Amnesty International describes the results of the actions of pharmaceutical companies as an “unprecedented crisis of human rights.” The human rights organization accuses them of unequally distributing Covid-19 vaccines because they failed to ensure the delivery of vaccines to the world’s poorest countries.
In a report released Wednesday, Amnesty International said pharmaceutical companies had failed to assume human rights responsibilities and engage in various initiatives to distribute vaccines equally globally. They have so far failed to relinquish intellectual property rights and have refused to share vaccine technology for poor countries that do not have the capacity to produce the vaccine themselves.
The organization accuses the leading Western pharmaceutical companies of producing Covid-19 vaccines: Astrazeneca, Pfizer-Biontech, Moderna, Johnson & Johnson. Of the 5.76 billion doses of the Covid-19 vaccine, only 0.3% were delivered to low-income states, according to the report. 79% were sent to high and middle income countries. Such a redistribution “pushes weakened health systems into the abyss and kills tens of thousands of people each week from a preventable disease,” especially in Latin America, Africa and Asia.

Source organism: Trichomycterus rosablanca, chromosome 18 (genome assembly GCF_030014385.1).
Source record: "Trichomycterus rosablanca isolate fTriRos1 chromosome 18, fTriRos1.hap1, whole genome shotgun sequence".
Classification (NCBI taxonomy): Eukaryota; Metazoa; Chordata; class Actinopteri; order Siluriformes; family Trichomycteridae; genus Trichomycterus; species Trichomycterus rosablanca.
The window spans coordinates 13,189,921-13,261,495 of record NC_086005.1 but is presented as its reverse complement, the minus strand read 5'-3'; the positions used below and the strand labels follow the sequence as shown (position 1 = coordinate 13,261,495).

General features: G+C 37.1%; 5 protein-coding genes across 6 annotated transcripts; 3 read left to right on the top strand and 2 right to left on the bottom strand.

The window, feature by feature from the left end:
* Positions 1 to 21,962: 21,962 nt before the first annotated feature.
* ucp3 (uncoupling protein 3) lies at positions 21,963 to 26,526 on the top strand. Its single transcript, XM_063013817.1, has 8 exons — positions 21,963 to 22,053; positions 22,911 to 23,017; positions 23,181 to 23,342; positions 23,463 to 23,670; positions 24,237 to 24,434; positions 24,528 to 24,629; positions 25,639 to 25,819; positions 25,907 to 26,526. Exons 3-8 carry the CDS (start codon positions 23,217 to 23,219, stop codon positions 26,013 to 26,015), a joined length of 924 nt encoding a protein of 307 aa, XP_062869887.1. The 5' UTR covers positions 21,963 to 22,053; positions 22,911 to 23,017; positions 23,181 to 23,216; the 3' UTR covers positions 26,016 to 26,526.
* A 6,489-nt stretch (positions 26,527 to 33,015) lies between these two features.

This is against the background of the fact that, according to the organization, “Pfizer-Biontech” and “Moderna” alone will see a profit of 130 billion dollars by the end of 2022. “Profits should never be above human life,” said Agnes Kalamard, Amnesty International’s secretary general. The human rights organization calls on governments and pharmaceutical companies to urgently deliver 2 billion doses of the vaccine to low- and middle-income countries so that 40% of the population there can be vaccinated, a World Health Organization target.